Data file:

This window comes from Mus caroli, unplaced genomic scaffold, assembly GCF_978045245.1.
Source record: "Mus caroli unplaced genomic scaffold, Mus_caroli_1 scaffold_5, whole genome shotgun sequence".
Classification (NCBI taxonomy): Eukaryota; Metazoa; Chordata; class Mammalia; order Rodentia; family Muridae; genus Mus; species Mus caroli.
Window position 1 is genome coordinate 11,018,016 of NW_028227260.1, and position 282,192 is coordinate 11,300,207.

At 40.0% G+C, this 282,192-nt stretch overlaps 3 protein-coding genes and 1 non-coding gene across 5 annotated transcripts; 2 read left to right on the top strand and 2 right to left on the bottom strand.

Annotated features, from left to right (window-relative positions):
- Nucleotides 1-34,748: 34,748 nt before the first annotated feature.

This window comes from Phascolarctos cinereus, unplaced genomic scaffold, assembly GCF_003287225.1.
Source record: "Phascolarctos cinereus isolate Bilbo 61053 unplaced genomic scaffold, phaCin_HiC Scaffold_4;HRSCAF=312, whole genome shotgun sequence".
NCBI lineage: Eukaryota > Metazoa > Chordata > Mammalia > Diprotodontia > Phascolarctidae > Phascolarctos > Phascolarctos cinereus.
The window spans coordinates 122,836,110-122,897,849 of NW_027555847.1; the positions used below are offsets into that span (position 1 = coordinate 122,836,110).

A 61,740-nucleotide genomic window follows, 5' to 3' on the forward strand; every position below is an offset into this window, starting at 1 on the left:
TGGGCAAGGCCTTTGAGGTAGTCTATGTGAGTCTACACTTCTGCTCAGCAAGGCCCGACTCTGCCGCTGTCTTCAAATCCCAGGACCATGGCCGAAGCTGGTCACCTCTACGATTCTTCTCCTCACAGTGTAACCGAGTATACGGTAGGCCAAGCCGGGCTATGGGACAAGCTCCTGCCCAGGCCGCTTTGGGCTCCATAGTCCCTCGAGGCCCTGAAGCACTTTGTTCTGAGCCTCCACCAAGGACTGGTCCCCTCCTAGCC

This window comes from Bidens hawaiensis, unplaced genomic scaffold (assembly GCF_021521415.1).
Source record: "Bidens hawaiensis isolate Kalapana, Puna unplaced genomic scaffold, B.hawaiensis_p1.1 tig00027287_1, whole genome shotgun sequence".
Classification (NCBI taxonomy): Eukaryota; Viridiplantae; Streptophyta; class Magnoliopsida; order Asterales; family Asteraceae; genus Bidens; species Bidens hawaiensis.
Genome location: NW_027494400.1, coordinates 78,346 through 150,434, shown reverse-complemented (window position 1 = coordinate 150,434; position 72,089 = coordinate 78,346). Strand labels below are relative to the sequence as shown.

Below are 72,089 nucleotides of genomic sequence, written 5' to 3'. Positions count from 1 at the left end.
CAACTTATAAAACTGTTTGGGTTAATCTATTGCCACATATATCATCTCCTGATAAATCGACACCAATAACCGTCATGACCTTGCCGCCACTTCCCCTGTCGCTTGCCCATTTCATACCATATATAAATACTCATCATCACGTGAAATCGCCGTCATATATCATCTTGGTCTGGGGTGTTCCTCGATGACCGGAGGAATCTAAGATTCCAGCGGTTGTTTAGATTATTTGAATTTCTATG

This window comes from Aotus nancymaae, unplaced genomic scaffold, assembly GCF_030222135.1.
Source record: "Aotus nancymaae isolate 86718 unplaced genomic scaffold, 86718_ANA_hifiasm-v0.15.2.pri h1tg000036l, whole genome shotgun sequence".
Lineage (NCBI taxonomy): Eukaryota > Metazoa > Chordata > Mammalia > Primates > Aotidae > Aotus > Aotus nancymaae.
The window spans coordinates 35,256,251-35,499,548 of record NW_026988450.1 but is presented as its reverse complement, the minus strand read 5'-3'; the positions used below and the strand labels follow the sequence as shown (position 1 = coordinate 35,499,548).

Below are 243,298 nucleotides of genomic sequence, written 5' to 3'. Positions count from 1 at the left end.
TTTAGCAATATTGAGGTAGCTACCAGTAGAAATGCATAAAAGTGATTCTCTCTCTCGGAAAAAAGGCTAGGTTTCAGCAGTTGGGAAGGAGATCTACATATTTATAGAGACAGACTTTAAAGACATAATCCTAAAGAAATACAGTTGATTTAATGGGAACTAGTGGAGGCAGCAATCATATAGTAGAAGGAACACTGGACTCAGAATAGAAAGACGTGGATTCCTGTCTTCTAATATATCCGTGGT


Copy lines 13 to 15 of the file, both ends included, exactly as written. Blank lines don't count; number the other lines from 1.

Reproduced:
TGGGCAAGGCCTTTGAGGTAGTCTATGTGAGTCTACACTTCTGCTCAGCAAGGCCCGACTCTGCCGCTGTCTTCAAATCCCAGGACCATGGCCGAAGCTGGTCACCTCTACGATTCTTCTCCTCACAGTGTAACCGAGTATACGGTAGGCCAAGCCGGGCTATGGGACAAGCTCCTGCCCAGGCCGCTTTGGGCTCCATAGTCCCTCGAGGCCCTGAAGCACTTTGTTCTGAGCCTCCACCAAGGACTGGTCCCCTCCTAGCC

This window comes from Bidens hawaiensis, unplaced genomic scaffold (assembly GCF_021521415.1).
Source record: "Bidens hawaiensis isolate Kalapana, Puna unplaced genomic scaffold, B.hawaiensis_p1.1 tig00027287_1, whole genome shotgun sequence".